(Reuters) – The United States is asking European countries to supply arms and ammunition to Kurdish forces fighting jihadists of the Islamic State in Iraq, U.S. and European officials said, signaling a widening of the international role in the conflict.
The United States has requested the arms in telephone calls with several European countries, the U.S. officials said, seeking help for Peshmerga fighters of Iraq’s semi-autonomous Kurdish region who are struggling against better-armed militants of the self-styled Islamic State.
Several European countries announced on Wednesday plans to send arms or ammunition: France will supply arms “in the coming hours” in response to a request from Iraq’s Kurdish leadership, President Francois Hollande’s office said. It did not say what kinds of weapons France would provide.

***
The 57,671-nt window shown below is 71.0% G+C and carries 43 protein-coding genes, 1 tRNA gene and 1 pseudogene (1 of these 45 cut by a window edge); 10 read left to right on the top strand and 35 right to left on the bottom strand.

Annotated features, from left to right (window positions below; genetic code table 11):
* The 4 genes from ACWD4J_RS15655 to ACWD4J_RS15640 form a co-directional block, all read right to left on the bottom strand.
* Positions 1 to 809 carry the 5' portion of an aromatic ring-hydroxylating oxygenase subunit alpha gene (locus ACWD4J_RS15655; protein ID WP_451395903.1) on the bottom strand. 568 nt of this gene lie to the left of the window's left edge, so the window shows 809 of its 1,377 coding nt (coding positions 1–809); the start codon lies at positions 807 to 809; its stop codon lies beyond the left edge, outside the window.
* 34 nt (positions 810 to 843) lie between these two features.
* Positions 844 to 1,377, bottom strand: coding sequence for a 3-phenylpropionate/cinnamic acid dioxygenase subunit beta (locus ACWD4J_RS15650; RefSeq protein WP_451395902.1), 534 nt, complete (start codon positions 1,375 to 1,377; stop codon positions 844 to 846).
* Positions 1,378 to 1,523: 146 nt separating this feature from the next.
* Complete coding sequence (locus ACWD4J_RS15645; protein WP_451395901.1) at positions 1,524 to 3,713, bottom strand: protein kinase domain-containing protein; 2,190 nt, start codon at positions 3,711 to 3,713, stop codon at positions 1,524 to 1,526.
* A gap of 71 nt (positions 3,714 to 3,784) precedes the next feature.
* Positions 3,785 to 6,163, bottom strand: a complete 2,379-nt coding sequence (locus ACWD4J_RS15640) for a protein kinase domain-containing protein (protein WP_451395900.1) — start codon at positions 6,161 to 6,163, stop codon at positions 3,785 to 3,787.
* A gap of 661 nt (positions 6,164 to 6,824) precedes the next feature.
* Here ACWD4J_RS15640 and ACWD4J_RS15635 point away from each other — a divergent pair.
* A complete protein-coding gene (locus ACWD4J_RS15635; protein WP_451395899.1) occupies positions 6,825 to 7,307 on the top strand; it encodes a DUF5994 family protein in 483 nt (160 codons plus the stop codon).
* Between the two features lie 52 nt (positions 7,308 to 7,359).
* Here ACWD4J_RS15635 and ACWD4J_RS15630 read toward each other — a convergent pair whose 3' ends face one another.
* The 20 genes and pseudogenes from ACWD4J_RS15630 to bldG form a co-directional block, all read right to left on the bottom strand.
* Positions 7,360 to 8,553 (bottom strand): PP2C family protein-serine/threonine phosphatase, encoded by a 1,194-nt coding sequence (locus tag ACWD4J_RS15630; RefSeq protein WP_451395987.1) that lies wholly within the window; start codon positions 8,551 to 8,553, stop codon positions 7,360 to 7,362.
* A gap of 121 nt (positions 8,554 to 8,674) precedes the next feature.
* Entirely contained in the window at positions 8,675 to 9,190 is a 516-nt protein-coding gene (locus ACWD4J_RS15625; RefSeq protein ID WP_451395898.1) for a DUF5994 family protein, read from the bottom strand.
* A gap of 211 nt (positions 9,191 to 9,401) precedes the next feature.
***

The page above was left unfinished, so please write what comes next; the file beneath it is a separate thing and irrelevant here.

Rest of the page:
One U.S. official briefed on the Obama administration’s plans said the United States is coordinating efforts by various allies including Britain, France and Germany to acquire and deliver arms, initially ammunition for non-U.S. weapons such as the AK-47 assault rifles that are widely used by the Kurds.
The American diplomatic outreach underlines a preference in Washington to work within an international coalition to help the Kurds as they fend off the onslaught from the radical Sunni Islamists who have captured large areas of northwest Iraq.
The Czech government is looking for ways to supply weapons to the Kurds, possibly through private companies, Czech Foreign Minister Lubomir Zaoralek was quoted by local newspaper Hospodarske Noviny as saying on Wednesday.